You can see a full list of changes – there are quite a few more smaller features – via the link below.


Updated 28 June 2018: Krita 4.1 is out, adding a new reference images tool to replace the old reference images docker removed in version 4.0.

It can be used to display multiple reference images – you can put them inside or outside the canvas, with a range of display options – and save them inside the scene file or reference them as external links.

Other changes include the option to save and reload sessions – that is, all your open windows and documents – and to create workspace layouts for multi-monitor set-ups.

There are also improvements to animation workflow, colour picking, and the vanishing point assistant, plus support for Python 2. You can find a full list of changes via the link below.


Updated 30 May 2019: Krita 4.2 is out. The update extends HDR painting workflows, making it possible to actually view HDR images in HDR on suitable monitors, as well as simply edit them.

The functionality is currently available only in the Windows edition of the software.

Other new features include support for masking colour gamuts, at least in the Artistic Color Selector and Advanced Color Docker – it currently isn’t supported in the default triangular colour picker.

The Artistic Color Selector itself gets a number of usability improvements, as does the Color Palette.

There are also performance improvements when painting, particularly on multi-core CPUs, plus the option to configure automatic file backups. The Python API has been extended to support Krita’s animation tools.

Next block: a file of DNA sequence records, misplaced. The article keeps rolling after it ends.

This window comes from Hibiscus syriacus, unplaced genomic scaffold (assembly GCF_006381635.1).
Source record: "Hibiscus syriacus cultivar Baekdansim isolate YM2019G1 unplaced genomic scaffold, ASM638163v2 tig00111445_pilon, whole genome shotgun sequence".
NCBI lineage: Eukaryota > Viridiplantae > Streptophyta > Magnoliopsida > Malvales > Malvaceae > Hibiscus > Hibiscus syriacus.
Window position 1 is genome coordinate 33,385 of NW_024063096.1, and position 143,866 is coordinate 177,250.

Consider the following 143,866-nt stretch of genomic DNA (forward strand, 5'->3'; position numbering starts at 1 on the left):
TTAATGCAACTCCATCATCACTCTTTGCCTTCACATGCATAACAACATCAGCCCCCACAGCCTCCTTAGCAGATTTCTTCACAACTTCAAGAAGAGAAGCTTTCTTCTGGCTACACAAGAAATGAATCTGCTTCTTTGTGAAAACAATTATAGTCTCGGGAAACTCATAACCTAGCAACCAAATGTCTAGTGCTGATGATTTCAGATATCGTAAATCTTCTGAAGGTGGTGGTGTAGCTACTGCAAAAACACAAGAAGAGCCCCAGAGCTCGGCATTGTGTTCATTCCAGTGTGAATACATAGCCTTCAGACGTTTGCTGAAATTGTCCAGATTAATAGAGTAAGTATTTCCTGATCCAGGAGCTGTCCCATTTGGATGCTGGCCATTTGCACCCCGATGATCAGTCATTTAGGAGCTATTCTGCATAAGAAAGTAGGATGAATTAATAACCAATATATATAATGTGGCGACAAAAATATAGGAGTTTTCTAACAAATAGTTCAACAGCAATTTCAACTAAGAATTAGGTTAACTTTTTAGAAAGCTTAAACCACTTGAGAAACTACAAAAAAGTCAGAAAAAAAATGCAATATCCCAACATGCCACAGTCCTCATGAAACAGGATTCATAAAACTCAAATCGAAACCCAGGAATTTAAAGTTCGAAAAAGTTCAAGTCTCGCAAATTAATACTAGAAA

Updated 19 June 2020: Krita 4.3 is out, adding a range of new features for mimicking natural media effects.

The option to set opacity and lightness values for coloured brush tips separately makes it possible to create brush strokes with textures resembling oil or acrylic paint.

There is also a new set of brush presets mimicking watercolor paints, including settings for sponging, diluting or erasing existing strokes.

Other changes include the option to use limited colour palettes or dithering patterns in gradient maps, making it possible to create retro-style graphics, plus new spiral and bilinear gradient patterns.

The release also adds a Photoshop-style High Pass filter and Magnetic Selection tool.

In addition, a neat new Snapshot docker makes it possible to save thumbnails showing the development of an image, then toggle between them as a kind of visual Undo system.

There are also updates to colour handling, the layer system, animation toolset and overall performance.


Updated 19 October 2020: Krita 4.4 is out, overhauling the software’s handling of fill layers.

The fill layer system is now multithreaded, improving performance on multicore CPUs; and SeExpr support makes it possible to code your own custom fills using Disney’s open-source expression language.

The update also adds a Multigrid fill for effects like Penrose tiles, a set of readymade screentone fills, and the option to rotate or otherwise transform fill layer patterns.

It is also now possible to pick hue, saturation and lightness simultaneously in the MyPaint colour selector (shown above), and create gradients that update dynamically with your foreground and background colours.

There are also new third-party-developed add-ons for separating image channels into layers, and for batch exporting layers from Krita. You can find a full list of changes via the links below.

Availability and system requirements
Krita 4.4 is available now for Windows 8.1+, macOS 10.12+ and Linux. The Krita for Android edition is available in early access. The software is available under a GPL licence, so it’s a free download.

Read a full list of new features in Krita 4.4 in the online release notes

Download Krita for Windows, Linux or macOS